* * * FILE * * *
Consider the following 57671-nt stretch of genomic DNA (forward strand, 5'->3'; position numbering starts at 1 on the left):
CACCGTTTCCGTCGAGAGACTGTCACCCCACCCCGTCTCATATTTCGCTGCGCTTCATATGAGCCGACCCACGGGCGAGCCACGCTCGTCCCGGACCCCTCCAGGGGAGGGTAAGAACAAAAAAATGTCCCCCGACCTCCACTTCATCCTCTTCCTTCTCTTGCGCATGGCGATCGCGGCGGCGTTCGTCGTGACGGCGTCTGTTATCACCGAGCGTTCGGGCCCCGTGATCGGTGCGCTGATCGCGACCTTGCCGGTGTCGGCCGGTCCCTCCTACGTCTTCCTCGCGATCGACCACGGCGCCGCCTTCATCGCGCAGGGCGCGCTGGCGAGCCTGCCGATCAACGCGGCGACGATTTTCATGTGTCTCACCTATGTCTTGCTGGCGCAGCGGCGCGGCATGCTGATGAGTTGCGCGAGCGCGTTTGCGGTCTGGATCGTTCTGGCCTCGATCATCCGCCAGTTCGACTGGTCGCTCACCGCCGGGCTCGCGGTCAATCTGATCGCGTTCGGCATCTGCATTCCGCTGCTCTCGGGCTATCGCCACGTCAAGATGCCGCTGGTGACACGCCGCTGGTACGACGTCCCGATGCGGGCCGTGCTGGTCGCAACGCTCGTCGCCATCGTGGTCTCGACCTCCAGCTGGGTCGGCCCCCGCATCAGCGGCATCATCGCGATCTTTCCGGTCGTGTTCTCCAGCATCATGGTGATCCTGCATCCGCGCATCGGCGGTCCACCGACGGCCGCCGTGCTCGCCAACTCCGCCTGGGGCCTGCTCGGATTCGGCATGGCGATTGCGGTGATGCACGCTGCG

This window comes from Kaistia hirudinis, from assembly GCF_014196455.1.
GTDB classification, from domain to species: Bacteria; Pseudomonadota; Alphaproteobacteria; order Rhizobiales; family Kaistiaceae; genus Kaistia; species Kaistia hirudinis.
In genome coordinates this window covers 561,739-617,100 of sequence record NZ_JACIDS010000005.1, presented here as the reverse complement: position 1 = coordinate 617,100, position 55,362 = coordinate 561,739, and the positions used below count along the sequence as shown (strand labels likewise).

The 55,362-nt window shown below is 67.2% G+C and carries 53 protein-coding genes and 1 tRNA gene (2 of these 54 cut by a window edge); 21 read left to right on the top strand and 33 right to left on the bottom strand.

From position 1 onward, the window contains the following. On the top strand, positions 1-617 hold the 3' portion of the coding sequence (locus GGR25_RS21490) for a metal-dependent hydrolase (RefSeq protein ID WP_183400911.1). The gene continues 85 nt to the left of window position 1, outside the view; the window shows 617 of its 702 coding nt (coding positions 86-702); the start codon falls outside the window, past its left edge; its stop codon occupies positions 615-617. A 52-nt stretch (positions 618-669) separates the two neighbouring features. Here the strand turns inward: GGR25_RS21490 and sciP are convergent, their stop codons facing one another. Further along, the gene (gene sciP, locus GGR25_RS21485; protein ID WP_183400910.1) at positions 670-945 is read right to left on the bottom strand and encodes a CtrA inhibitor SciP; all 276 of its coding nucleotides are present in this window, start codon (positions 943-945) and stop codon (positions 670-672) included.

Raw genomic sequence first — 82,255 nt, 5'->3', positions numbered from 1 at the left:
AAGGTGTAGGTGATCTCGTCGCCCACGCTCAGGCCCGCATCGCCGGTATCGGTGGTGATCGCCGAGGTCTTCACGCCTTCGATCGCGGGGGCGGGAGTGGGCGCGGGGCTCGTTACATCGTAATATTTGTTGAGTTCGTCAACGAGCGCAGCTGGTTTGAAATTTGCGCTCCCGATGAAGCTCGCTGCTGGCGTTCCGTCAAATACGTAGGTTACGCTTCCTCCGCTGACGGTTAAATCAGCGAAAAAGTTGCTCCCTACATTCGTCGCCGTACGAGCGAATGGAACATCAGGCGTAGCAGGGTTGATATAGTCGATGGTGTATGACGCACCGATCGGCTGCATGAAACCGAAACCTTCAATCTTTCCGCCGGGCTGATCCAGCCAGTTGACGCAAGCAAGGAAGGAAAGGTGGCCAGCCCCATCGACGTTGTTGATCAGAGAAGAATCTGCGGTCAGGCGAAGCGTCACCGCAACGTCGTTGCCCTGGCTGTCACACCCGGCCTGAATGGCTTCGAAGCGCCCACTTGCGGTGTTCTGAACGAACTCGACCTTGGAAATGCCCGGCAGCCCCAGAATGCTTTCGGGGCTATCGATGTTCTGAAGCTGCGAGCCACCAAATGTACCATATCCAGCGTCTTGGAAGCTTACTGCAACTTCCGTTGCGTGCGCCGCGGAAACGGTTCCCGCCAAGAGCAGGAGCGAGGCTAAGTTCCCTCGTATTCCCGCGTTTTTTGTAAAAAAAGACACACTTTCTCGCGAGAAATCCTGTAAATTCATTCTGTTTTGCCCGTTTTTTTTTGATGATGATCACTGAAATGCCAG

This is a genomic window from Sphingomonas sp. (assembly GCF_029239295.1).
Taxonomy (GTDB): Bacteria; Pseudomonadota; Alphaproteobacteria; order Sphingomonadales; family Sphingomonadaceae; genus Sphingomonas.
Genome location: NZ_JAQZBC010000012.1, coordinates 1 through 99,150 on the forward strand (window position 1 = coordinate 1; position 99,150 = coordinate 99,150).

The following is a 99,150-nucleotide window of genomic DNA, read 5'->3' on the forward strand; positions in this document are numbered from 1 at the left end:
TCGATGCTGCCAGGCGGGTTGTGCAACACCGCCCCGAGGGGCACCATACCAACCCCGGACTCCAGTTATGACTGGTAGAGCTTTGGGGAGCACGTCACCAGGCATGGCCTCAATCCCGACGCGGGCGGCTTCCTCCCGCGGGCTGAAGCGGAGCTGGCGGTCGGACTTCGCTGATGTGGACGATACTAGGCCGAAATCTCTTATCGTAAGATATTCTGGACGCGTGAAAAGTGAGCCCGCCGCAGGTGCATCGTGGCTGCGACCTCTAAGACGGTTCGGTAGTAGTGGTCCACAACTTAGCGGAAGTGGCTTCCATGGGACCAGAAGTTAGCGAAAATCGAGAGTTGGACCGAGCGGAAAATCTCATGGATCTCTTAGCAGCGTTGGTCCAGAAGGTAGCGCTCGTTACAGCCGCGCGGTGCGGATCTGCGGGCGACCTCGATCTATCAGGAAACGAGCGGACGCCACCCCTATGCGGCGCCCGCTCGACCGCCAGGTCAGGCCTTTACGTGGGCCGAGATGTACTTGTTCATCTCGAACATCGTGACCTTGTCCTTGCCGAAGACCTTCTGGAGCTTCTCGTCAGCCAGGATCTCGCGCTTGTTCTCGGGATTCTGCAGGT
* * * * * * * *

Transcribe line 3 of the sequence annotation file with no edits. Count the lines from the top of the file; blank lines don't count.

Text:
This window comes from Kaistia hirudinis, from assembly GCF_014196455.1.